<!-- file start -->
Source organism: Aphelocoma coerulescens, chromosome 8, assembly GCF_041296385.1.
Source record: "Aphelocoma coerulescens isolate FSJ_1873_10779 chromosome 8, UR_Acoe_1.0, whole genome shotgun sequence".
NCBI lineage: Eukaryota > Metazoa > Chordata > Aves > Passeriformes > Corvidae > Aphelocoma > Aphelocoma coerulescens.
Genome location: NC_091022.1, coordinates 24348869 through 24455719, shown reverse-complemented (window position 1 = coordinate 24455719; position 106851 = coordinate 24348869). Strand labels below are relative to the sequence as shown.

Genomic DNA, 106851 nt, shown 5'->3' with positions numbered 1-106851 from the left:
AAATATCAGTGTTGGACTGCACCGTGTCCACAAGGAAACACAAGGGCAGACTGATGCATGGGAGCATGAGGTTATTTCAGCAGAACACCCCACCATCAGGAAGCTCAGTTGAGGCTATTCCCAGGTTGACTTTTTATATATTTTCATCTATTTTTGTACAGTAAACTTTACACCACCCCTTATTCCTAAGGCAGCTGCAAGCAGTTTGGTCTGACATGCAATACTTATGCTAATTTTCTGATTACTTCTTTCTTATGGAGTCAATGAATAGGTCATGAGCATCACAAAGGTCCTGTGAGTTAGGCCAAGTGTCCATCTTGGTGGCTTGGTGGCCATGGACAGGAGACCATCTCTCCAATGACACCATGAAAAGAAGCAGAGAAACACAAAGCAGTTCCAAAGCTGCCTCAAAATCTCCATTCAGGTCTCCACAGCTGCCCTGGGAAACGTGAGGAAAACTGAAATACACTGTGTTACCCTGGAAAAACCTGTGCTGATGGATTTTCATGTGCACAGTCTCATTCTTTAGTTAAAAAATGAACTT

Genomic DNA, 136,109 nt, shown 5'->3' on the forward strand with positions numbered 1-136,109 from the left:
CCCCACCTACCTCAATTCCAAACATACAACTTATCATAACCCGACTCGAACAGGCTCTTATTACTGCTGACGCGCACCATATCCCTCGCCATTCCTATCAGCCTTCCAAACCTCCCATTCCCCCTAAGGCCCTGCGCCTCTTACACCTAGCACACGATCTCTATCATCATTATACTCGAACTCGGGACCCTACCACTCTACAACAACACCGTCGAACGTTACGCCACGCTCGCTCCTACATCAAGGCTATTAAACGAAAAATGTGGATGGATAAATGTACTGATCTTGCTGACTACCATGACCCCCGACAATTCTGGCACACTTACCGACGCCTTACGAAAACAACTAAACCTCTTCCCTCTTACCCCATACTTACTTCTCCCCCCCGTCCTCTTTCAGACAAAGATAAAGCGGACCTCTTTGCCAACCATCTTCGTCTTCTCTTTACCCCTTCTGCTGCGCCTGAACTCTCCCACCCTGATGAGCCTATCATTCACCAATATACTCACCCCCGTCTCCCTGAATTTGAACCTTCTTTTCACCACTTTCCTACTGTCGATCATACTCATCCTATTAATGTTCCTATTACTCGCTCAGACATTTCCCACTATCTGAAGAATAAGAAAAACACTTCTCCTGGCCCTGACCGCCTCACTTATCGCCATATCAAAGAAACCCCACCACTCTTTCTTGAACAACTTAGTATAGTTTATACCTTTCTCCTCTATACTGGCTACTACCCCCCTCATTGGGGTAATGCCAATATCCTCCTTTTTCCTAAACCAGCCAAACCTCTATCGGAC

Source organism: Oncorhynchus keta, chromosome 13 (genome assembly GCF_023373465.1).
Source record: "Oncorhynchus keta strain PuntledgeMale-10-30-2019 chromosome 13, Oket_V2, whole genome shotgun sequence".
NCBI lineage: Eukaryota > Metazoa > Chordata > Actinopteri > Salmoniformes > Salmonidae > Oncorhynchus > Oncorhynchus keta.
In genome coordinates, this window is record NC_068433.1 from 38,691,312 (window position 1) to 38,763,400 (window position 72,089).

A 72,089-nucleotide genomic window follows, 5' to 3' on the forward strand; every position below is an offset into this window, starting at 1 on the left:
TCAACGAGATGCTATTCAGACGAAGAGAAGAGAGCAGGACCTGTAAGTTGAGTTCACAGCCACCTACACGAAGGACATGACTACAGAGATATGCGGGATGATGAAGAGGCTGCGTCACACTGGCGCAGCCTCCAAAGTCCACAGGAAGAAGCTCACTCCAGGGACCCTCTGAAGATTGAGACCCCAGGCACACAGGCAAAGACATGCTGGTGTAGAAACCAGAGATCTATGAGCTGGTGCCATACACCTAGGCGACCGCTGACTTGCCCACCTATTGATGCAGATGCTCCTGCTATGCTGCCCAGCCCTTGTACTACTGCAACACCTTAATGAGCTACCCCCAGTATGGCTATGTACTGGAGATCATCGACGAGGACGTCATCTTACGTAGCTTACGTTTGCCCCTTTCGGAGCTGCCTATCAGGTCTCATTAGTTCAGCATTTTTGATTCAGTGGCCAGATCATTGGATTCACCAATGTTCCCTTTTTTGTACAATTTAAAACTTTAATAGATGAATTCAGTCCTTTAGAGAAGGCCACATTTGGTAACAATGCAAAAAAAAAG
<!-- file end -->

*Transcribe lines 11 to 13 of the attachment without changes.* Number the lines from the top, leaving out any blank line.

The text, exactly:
NCBI lineage: Eukaryota > Metazoa > Chordata > Actinopteri > Salmoniformes > Salmonidae > Oncorhynchus > Oncorhynchus keta.
In genome coordinates, this window is record NC_068433.1 from 38,691,312 (window position 1) to 38,763,400 (window position 72,089).

A 72,089-nucleotide genomic window follows, 5' to 3' on the forward strand; every position below is an offset into this window, starting at 1 on the left: